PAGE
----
The Delhi walla's pretension in writing makes me want to lodge a bullet in his balls - Blogger Nimpipi, the woodchuck chucks
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Discovering globalization, halal style.
[Text and picture by Mayank Austen Soofi]
To be in a multinational crowd, you need not go to Maurya Sheraton’s lobby. Just head straight for Zaki Cybercafé in Nizamuddin Basti.
Tucked in a crowded lane, up an uncomfortable flight of 12 steep stairs, the moment you enter Zaki, you are overcome by claustrophobia. Two boxy rooms, eight assembled computers, four telephone booths, plus a third room serving as a sexologist's clinic. But we will limit ourselves to the cybercafé.
This is what you would see and hear here: mullah-like figures talking in BBC-esque English; black Africans in jumpers and jeans; fair-complexioned Kashmiris in T-shirts and capris. All men. They are either logged on to BBCsomali.com or chatting on Russian-language social networking sites or speaking Pashtun on microphones.
Who are these exotic foreigners and what are they doing here?
Owing to its famous dargah, Nizamuddin Basti pulls in pilgrims and tourists from all over the world. Some stay in guesthouses here, and when they must make a phone call or e-mail home, they come to Zaki.
"But most of my clients are from the markaz, not the dargah," says Mohamamd Ajmal Khan, the café owner whose youth is disguised in a long beard. By markaz, he is referring to the next-door world headquarters of Tablighi Jamaat, an apolitical Islamic organisation. It is puzzling that despite not being a Sufi-friendly brotherhood, the Jamaat set up its headquarters in the vicinity of Delhi’s most famous Sufi shrine, especially as the austerity-preaching Tablighis look down upon the grave-worshipping, qawwali-singing Sufis.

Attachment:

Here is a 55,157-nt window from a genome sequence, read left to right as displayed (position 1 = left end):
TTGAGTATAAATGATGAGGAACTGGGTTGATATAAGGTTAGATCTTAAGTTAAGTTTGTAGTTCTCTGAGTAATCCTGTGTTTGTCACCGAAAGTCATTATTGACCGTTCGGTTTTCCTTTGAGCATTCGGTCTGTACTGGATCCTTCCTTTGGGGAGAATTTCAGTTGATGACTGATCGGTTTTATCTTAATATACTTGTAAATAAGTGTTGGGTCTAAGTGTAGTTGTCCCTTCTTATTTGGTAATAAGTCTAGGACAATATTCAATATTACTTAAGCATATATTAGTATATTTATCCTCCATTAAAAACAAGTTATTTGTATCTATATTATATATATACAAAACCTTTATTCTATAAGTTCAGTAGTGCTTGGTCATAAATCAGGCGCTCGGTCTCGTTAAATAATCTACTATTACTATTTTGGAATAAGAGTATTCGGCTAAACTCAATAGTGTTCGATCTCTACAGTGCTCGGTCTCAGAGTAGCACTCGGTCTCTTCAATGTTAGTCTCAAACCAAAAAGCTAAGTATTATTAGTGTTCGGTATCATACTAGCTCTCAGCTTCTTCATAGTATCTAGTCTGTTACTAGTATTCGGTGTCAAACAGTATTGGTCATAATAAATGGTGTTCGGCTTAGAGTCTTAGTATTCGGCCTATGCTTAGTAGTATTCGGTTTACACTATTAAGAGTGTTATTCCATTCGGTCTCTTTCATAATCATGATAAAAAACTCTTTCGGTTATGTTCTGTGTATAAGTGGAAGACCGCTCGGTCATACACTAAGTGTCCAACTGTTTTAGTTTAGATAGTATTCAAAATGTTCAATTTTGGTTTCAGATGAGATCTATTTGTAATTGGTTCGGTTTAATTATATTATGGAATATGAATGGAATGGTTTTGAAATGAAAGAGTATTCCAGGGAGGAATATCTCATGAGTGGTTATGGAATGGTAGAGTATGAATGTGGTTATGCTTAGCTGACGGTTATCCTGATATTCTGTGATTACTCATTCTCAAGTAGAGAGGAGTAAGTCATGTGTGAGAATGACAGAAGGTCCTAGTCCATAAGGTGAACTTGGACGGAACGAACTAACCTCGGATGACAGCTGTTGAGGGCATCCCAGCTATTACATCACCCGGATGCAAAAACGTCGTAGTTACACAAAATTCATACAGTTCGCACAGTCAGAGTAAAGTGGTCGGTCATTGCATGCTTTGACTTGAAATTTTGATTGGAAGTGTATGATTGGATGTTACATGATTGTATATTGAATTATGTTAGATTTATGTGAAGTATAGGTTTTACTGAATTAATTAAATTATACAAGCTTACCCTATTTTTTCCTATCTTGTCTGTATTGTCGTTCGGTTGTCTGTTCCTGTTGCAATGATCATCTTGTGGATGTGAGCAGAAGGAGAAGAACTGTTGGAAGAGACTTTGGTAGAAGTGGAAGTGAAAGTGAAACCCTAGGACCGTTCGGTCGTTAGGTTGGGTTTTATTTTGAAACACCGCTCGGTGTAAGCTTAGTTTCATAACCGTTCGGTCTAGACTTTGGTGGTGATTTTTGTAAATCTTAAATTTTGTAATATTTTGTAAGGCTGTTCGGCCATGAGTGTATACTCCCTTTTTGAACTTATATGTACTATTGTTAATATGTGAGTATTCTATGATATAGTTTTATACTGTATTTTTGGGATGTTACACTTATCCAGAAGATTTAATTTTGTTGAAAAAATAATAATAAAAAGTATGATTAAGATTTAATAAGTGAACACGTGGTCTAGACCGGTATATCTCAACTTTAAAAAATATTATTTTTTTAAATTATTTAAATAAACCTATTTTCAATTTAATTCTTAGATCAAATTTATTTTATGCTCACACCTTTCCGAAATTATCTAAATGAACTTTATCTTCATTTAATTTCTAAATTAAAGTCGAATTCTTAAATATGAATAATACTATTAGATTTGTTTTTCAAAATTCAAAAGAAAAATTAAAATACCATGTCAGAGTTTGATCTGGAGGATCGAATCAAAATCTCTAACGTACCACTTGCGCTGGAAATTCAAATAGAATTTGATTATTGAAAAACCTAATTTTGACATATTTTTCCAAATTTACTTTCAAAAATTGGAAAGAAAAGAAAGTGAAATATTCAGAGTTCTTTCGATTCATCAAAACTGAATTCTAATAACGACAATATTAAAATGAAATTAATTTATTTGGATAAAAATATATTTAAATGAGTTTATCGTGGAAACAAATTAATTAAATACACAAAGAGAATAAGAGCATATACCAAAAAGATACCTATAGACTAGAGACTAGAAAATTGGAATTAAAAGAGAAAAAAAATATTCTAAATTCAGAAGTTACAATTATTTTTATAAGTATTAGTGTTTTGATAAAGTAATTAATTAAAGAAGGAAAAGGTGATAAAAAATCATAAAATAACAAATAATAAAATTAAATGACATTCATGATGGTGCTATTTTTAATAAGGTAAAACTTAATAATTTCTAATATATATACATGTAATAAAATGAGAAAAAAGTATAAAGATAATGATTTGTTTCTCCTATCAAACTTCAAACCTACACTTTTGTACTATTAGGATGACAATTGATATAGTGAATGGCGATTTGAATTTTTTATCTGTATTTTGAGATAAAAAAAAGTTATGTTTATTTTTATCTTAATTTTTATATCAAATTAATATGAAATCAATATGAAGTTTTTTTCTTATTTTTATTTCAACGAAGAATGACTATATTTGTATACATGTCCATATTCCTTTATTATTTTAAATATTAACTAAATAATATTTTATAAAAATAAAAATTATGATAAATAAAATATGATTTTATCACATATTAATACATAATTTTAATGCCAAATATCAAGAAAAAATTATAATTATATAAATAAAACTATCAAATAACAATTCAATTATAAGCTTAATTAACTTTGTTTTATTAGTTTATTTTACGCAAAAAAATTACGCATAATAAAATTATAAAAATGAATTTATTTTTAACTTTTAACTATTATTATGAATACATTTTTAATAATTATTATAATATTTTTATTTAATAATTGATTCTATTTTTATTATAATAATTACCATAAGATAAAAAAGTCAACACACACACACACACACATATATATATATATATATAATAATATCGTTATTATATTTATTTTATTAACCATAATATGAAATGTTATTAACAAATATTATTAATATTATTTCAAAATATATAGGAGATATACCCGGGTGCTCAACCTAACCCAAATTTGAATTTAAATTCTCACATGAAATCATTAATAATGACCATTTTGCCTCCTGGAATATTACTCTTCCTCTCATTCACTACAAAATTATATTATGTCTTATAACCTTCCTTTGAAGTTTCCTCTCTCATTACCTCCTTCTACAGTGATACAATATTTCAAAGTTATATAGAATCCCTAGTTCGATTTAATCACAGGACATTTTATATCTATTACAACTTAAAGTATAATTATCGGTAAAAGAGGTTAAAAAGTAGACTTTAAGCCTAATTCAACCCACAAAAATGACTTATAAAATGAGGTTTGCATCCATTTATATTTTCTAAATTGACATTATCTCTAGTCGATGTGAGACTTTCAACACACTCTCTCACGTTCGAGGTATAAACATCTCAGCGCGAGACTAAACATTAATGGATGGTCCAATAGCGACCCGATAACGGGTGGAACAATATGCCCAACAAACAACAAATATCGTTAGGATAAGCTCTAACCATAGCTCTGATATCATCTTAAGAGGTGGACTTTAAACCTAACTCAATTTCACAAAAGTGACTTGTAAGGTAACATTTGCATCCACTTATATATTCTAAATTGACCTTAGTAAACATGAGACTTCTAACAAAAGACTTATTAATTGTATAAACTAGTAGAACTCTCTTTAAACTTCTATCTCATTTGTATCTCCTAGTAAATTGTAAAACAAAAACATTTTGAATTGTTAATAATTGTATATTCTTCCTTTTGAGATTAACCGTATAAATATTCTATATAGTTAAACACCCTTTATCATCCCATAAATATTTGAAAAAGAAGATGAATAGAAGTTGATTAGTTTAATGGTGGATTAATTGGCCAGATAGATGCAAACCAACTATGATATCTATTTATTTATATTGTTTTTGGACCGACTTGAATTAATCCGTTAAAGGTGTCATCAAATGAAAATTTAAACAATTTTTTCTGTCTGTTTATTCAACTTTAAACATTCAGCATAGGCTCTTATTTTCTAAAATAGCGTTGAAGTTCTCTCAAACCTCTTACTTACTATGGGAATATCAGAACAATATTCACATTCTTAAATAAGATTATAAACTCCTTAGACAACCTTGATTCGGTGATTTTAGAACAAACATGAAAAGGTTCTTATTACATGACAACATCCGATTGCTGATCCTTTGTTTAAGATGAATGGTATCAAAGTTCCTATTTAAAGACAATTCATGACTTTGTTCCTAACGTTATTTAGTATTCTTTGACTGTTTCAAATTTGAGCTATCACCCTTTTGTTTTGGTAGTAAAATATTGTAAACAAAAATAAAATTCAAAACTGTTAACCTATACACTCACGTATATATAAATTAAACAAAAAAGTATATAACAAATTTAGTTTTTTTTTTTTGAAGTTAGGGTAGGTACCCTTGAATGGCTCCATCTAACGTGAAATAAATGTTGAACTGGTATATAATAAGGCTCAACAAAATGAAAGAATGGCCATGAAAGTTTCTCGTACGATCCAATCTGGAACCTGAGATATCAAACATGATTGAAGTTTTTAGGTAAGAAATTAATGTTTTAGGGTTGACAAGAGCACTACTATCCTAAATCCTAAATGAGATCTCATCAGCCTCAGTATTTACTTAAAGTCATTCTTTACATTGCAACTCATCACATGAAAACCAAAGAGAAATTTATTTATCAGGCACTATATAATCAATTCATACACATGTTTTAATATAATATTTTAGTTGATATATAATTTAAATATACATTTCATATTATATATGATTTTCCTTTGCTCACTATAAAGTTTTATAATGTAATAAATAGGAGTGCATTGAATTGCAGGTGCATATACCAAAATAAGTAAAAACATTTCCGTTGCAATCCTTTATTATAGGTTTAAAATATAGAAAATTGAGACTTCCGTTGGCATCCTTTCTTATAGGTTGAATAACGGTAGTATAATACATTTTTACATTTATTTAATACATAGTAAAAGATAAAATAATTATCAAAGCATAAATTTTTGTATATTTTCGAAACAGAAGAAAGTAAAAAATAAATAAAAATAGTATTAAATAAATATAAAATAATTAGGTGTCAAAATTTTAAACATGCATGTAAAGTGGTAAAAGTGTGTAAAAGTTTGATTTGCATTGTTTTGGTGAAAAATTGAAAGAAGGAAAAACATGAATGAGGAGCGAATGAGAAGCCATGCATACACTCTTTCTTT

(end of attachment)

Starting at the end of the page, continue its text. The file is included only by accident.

The Tablighi headquarters attracts Islamic missionaries from countries like the UK, USA, Germany, Holland, Malaysia, Indonesia, Nigeria, Sudan and South Africa, most of whom patronise Zaki giving it an international feel. But it’s the local flavour that makes this café so entertaining. When the local boys are not exchanging locker-room jokes here, they are downloading Hollywood films for the sake of ‘scenes’. One young man was crushed to discover that Kate Winslet's The Reader had no good ‘scene’.
Try eavesdropping as the boys chat with girlfriends on Skype. Most of these friendships are made on the Internet with foreign women. On microphones, the boys speak their best ‘I love you’ angrezi and the girls from Indonesia or Morocco or Uzbekistan or Maldives, presumably as fluent in English as our boys, respond with their workable I-love-yous. The mix is great fun.
Where On the lane leading to Karim’s, Nizamuddin Basti
Where On the lane leading to Karim's, Nizamuddin Basti